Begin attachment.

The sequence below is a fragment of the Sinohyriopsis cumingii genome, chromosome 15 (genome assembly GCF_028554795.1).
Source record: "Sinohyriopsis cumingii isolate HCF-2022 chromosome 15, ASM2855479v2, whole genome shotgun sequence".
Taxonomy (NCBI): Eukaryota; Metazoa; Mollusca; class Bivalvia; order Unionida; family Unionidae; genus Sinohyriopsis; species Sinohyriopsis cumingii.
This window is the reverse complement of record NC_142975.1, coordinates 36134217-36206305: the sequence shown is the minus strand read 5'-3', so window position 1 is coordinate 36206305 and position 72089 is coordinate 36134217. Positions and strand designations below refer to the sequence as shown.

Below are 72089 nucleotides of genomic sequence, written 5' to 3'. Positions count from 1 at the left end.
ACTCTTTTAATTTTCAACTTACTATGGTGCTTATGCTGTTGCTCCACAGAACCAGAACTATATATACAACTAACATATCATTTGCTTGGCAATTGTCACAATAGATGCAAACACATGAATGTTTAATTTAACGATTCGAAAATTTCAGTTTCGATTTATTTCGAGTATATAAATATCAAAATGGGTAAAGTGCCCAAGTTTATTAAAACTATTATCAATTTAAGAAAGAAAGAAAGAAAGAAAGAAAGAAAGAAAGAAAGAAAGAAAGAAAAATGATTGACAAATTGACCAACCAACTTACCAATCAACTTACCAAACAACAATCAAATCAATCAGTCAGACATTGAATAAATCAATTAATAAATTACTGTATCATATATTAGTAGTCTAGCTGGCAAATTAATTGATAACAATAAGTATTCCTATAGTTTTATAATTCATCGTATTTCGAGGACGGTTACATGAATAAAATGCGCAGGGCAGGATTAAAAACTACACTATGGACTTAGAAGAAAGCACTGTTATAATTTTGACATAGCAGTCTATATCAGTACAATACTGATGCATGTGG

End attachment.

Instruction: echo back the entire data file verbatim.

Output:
The sequence below is a fragment of the Sinohyriopsis cumingii genome, chromosome 15 (genome assembly GCF_028554795.1).
Source record: "Sinohyriopsis cumingii isolate HCF-2022 chromosome 15, ASM2855479v2, whole genome shotgun sequence".
Taxonomy (NCBI): Eukaryota; Metazoa; Mollusca; class Bivalvia; order Unionida; family Unionidae; genus Sinohyriopsis; species Sinohyriopsis cumingii.
This window is the reverse complement of record NC_142975.1, coordinates 36134217-36206305: the sequence shown is the minus strand read 5'-3', so window position 1 is coordinate 36206305 and position 72089 is coordinate 36134217. Positions and strand designations below refer to the sequence as shown.

Below are 72089 nucleotides of genomic sequence, written 5' to 3'. Positions count from 1 at the left end.
ACTCTTTTAATTTTCAACTTACTATGGTGCTTATGCTGTTGCTCCACAGAACCAGAACTATATATACAACTAACATATCATTTGCTTGGCAATTGTCACAATAGATGCAAACACATGAATGTTTAATTTAACGATTCGAAAATTTCAGTTTCGATTTATTTCGAGTATATAAATATCAAAATGGGTAAAGTGCCCAAGTTTATTAAAACTATTATCAATTTAAGAAAGAAAGAAAGAAAGAAAGAAAGAAAGAAAGAAAGAAAGAAAGAAAAATGATTGACAAATTGACCAACCAACTTACCAATCAACTTACCAAACAACAATCAAATCAATCAGTCAGACATTGAATAAATCAATTAATAAATTACTGTATCATATATTAGTAGTCTAGCTGGCAAATTAATTGATAACAATAAGTATTCCTATAGTTTTATAATTCATCGTATTTCGAGGACGGTTACATGAATAAAATGCGCAGGGCAGGATTAAAAACTACACTATGGACTTAGAAGAAAGCACTGTTATAATTTTGACATAGCAGTCTATATCAGTACAATACTGATGCATGTGG